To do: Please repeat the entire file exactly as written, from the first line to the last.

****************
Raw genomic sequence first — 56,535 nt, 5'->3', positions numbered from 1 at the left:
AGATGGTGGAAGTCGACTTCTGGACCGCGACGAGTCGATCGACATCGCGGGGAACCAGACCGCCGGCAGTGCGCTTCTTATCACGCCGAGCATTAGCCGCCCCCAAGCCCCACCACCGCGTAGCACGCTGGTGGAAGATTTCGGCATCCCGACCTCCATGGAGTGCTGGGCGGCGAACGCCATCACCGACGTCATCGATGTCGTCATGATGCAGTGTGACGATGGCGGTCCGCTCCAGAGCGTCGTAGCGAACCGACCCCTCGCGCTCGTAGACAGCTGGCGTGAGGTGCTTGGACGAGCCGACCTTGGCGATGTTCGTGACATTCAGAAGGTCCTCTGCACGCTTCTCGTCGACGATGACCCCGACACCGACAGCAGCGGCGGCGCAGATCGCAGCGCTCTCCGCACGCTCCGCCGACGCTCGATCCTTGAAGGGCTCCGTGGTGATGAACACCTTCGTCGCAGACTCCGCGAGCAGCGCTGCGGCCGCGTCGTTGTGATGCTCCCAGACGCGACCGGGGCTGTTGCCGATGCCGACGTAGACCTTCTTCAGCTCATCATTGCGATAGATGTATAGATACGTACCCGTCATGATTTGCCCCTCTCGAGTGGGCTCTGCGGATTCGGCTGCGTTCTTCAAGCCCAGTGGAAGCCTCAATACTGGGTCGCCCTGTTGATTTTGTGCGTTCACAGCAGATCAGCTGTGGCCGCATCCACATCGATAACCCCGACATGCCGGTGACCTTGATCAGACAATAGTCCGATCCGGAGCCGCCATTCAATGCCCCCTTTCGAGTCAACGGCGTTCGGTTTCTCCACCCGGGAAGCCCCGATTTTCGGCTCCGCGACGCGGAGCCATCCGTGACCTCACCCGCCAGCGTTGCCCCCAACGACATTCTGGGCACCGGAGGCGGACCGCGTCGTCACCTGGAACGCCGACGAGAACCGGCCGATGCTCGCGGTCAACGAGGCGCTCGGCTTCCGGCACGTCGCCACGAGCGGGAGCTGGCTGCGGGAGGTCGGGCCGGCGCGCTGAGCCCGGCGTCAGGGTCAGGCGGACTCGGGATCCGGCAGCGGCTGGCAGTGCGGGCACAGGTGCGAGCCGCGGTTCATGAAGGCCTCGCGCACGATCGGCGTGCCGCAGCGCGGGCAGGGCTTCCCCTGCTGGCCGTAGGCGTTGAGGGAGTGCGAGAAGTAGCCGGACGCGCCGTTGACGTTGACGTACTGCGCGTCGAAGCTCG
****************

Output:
Raw genomic sequence first — 56,535 nt, 5'->3', positions numbered from 1 at the left:
AGATGGTGGAAGTCGACTTCTGGACCGCGACGAGTCGATCGACATCGCGGGGAACCAGACCGCCGGCAGTGCGCTTCTTATCACGCCGAGCATTAGCCGCCCCCAAGCCCCACCACCGCGTAGCACGCTGGTGGAAGATTTCGGCATCCCGACCTCCATGGAGTGCTGGGCGGCGAACGCCATCACCGACGTCATCGATGTCGTCATGATGCAGTGTGACGATGGCGGTCCGCTCCAGAGCGTCGTAGCGAACCGACCCCTCGCGCTCGTAGACAGCTGGCGTGAGGTGCTTGGACGAGCCGACCTTGGCGATGTTCGTGACATTCAGAAGGTCCTCTGCACGCTTCTCGTCGACGATGACCCCGACACCGACAGCAGCGGCGGCGCAGATCGCAGCGCTCTCCGCACGCTCCGCCGACGCTCGATCCTTGAAGGGCTCCGTGGTGATGAACACCTTCGTCGCAGACTCCGCGAGCAGCGCTGCGGCCGCGTCGTTGTGATGCTCCCAGACGCGACCGGGGCTGTTGCCGATGCCGACGTAGACCTTCTTCAGCTCATCATTGCGATAGATGTATAGATACGTACCCGTCATGATTTGCCCCTCTCGAGTGGGCTCTGCGGATTCGGCTGCGTTCTTCAAGCCCAGTGGAAGCCTCAATACTGGGTCGCCCTGTTGATTTTGTGCGTTCACAGCAGATCAGCTGTGGCCGCATCCACATCGATAACCCCGACATGCCGGTGACCTTGATCAGACAATAGTCCGATCCGGAGCCGCCATTCAATGCCCCCTTTCGAGTCAACGGCGTTCGGTTTCTCCACCCGGGAAGCCCCGATTTTCGGCTCCGCGACGCGGAGCCATCCGTGACCTCACCCGCCAGCGTTGCCCCCAACGACATTCTGGGCACCGGAGGCGGACCGCGTCGTCACCTGGAACGCCGACGAGAACCGGCCGATGCTCGCGGTCAACGAGGCGCTCGGCTTCCGGCACGTCGCCACGAGCGGGAGCTGGCTGCGGGAGGTCGGGCCGGCGCGCTGAGCCCGGCGTCAGGGTCAGGCGGACTCGGGATCCGGCAGCGGCTGGCAGTGCGGGCACAGGTGCGAGCCGCGGTTCATGAAGGCCTCGCGCACGATCGGCGTGCCGCAGCGCGGGCAGGGCTTCCCCTGCTGGCCGTAGGCGTTGAGGGAGTGCGAGAAGTAGCCGGACGCGCCGTTGACGTTGACGTACTGCGCGTCGAAGCTCG